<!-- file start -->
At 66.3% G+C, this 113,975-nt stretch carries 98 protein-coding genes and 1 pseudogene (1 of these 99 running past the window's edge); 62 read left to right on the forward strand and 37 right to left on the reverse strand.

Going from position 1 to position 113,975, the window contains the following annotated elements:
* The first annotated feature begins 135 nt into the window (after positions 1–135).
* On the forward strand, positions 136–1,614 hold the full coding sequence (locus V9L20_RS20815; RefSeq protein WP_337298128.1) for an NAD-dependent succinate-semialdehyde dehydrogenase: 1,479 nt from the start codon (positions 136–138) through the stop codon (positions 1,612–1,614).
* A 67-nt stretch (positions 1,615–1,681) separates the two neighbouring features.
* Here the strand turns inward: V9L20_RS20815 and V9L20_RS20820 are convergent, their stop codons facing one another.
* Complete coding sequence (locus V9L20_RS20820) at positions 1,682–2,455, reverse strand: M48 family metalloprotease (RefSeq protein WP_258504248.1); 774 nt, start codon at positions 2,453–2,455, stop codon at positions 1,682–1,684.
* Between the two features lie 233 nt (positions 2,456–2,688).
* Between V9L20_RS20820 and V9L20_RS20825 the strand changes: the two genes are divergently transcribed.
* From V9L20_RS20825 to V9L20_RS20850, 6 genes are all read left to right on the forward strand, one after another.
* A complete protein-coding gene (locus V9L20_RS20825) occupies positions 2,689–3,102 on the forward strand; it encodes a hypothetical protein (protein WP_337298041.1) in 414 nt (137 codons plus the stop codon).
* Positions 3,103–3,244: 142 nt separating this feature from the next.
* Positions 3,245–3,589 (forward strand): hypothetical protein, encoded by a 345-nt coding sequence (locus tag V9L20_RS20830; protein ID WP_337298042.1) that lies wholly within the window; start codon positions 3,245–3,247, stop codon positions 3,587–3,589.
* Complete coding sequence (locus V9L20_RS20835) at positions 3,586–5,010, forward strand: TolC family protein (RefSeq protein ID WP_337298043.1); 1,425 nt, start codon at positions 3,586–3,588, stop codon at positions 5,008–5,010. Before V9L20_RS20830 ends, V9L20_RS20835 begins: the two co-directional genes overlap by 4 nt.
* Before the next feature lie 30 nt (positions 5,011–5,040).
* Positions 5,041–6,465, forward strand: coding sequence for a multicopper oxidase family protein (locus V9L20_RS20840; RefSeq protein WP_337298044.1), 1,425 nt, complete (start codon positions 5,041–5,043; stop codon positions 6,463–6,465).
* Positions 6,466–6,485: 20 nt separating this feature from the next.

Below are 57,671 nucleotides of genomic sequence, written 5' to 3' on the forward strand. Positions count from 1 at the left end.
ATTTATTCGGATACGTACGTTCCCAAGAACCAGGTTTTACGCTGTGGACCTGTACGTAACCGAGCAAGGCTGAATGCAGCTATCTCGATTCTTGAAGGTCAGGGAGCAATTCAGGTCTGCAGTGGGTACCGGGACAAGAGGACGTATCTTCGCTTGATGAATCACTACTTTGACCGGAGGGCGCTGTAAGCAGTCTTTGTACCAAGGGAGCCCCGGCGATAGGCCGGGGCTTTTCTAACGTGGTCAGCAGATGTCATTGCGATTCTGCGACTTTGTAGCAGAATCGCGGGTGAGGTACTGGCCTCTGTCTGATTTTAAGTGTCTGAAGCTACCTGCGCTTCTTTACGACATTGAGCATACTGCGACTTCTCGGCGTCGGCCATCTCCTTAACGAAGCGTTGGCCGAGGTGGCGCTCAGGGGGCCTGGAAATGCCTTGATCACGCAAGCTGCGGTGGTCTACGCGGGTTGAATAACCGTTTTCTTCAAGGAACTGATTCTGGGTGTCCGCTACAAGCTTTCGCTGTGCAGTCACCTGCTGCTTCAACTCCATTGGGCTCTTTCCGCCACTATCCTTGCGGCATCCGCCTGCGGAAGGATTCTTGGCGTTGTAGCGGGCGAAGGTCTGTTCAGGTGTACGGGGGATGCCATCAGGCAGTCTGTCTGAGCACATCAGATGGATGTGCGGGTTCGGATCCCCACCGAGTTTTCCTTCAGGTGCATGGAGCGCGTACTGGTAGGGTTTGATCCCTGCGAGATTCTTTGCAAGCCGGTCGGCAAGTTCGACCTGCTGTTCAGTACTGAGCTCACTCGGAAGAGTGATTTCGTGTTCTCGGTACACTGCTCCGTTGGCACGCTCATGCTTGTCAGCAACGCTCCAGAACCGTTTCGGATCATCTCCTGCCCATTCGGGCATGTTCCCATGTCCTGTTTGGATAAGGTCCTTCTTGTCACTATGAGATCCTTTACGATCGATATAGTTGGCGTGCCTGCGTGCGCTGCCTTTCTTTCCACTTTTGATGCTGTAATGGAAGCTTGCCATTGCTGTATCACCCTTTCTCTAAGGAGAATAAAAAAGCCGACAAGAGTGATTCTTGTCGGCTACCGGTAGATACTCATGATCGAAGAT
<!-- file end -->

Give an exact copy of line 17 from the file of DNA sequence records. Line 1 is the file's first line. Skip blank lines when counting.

* Positions 6,466–6,485: 20 nt separating this feature from the next.